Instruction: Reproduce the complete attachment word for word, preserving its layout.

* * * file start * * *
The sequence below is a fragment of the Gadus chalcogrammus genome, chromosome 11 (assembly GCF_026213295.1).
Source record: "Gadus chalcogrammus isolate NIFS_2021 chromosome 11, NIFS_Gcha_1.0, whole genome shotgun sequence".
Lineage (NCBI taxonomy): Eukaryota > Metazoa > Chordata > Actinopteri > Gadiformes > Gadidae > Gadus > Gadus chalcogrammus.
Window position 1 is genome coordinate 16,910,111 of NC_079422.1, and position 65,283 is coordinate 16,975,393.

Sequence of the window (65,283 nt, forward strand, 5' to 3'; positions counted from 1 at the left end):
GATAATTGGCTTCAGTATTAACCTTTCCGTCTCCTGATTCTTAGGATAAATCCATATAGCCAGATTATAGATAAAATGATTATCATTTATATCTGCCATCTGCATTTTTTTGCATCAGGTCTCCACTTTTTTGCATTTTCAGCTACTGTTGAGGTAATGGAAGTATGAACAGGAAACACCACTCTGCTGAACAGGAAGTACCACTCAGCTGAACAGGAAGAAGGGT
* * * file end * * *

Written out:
The sequence below is a fragment of the Gadus chalcogrammus genome, chromosome 11 (assembly GCF_026213295.1).
Source record: "Gadus chalcogrammus isolate NIFS_2021 chromosome 11, NIFS_Gcha_1.0, whole genome shotgun sequence".
Lineage (NCBI taxonomy): Eukaryota > Metazoa > Chordata > Actinopteri > Gadiformes > Gadidae > Gadus > Gadus chalcogrammus.
Window position 1 is genome coordinate 16,910,111 of NC_079422.1, and position 65,283 is coordinate 16,975,393.

Sequence of the window (65,283 nt, forward strand, 5' to 3'; positions counted from 1 at the left end):
GATAATTGGCTTCAGTATTAACCTTTCCGTCTCCTGATTCTTAGGATAAATCCATATAGCCAGATTATAGATAAAATGATTATCATTTATATCTGCCATCTGCATTTTTTTGCATCAGGTCTCCACTTTTTTGCATTTTCAGCTACTGTTGAGGTAATGGAAGTATGAACAGGAAACACCACTCTGCTGAACAGGAAGTACCACTCAGCTGAACAGGAAGAAGGGT